On the morning of 3 June 1515, Lisbon awoke with an unusual excitement. A public combat between an elephant and a rhinoceros was to take place that very day, just outside the Ribeira Palace, where today the Praça do Comércio (Terreiro do Paço) is located.
King Manuel I had just received an Indian rhinoceros as a gift from Sultan Muzafar II, by way of the Viceroy and Governor of Portuguese India, Afonso de Albuquerque. After a four-month sea voyage, the rhinoceros had finally arrived in Lisbon, then the thriving capital of a maritime empire in full expansionist glory. Regarded in Europe as a mythical beast, on the same level as the unicorn, this was to be the first rhinoceros to be seen here since the third century and its arrival caused a huge sensation.
In a demonstration of extravagant brilliance typical of the time, King Manuel I decided to test the legendary fierceness of the rhinoceros by arranging a fight between it and one of the elephants kept in his collection of exotic animals, which used to be paraded through Lisbon during royal processions.
According to contemporary accounts, the elephant, which was also Indian, was young and felt immediately intimidated, both by the powerful rhinoceros and the noisy crowd who awaited the clash euphorically. As soon as it saw the rhinoceros charging, it panicked and fled. After huge expectations, the grand fight ended thus in a fiasco but the legend lived on to this day.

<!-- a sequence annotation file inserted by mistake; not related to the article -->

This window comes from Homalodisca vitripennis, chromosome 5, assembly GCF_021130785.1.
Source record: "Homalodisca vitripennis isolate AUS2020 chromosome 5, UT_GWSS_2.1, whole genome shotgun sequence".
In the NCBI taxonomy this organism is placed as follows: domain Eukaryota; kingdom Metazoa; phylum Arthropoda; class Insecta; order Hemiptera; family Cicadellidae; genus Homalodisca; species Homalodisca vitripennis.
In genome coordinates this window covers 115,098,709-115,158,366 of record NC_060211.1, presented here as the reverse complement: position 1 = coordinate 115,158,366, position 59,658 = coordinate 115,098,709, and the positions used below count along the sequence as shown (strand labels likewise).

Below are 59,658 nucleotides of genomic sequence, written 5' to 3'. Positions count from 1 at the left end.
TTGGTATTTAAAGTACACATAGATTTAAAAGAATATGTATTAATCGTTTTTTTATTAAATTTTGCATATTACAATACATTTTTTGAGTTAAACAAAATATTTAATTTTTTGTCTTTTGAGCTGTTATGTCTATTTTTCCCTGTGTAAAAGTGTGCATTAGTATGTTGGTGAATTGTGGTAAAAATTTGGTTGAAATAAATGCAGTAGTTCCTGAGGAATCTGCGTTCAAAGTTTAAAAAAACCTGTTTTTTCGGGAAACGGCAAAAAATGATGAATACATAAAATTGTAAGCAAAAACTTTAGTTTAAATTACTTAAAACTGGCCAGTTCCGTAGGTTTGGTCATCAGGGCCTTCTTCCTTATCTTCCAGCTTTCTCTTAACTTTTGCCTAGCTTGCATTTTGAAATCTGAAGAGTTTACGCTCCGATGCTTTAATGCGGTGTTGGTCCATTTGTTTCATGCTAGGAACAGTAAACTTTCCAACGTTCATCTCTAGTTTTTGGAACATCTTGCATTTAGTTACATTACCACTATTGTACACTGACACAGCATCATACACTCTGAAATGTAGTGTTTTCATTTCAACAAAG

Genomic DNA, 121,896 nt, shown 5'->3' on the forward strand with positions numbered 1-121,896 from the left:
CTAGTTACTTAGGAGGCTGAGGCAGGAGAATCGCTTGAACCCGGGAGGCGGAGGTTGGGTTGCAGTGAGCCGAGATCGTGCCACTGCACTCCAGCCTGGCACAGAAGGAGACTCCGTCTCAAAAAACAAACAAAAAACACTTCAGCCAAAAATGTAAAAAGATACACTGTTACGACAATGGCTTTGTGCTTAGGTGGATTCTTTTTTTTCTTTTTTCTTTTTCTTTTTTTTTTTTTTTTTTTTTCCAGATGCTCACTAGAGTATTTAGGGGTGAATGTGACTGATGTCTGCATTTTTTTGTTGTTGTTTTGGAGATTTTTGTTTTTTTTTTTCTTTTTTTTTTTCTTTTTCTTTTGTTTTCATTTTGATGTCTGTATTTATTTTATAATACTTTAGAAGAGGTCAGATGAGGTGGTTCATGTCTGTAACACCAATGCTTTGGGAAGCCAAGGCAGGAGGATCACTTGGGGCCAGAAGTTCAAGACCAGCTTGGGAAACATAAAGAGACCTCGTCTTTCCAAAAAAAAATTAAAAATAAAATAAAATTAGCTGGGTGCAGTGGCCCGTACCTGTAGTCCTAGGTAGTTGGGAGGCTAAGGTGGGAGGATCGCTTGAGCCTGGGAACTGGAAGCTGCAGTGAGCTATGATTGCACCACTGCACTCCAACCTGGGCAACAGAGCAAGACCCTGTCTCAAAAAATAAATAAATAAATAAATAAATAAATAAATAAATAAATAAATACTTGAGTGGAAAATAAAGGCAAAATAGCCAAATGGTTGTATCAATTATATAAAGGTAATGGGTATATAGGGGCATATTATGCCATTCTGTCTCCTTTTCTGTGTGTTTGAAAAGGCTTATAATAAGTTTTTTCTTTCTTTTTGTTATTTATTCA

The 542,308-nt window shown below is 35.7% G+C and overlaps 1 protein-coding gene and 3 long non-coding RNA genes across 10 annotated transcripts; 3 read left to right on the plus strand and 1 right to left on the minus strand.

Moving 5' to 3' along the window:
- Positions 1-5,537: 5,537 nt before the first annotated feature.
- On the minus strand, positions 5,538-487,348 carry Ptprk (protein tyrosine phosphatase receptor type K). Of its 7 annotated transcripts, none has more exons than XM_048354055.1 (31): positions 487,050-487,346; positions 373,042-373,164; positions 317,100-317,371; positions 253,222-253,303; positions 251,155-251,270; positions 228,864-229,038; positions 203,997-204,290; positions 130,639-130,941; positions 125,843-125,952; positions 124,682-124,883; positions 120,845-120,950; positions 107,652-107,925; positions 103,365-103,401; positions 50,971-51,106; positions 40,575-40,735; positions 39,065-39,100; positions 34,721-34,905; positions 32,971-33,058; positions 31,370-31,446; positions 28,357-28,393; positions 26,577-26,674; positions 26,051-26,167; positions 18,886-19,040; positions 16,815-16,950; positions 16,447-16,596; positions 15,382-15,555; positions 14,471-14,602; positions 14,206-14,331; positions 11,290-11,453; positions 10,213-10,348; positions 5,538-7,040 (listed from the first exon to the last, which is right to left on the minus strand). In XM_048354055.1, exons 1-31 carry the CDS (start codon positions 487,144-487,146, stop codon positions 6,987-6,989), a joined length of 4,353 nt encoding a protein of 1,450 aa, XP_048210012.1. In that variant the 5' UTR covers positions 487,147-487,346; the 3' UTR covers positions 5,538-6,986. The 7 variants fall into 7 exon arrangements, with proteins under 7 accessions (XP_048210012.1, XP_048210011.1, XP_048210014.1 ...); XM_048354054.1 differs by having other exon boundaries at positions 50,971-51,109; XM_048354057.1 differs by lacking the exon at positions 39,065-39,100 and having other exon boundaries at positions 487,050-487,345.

The rhinoceros would later be sent to Rome as a gift to Pope Leo X, having then shipwrecked and drowned in the Mediterranean, and would only reach its destination after having been stuffed. Its figure would nonetheless be immortalised by Albrecht Dürer in the iconic woodcut he produced from drawings and accounts that reached him. The elephant, in contrast, was not given the same prominence in history.
It is precisely this encounter – which was as unusual as it was exotic, as poetic as it was tragic – that Teresa Esgaio has challenged herself to reproduce at Underdogs Art Store in the form of a visual enactment in progress. Based on a set of images of elephants and rhinoceroses that she gathered during the research phase, the artist intends to carry out here a detailed, delicate work with recourse to dry pastel and graphite powder, reproducing the intricate textures and individual nuances of each animal with the aim of creating an encounter between two life-size reproductions which, section by section, will take shape on the wall over the next three months.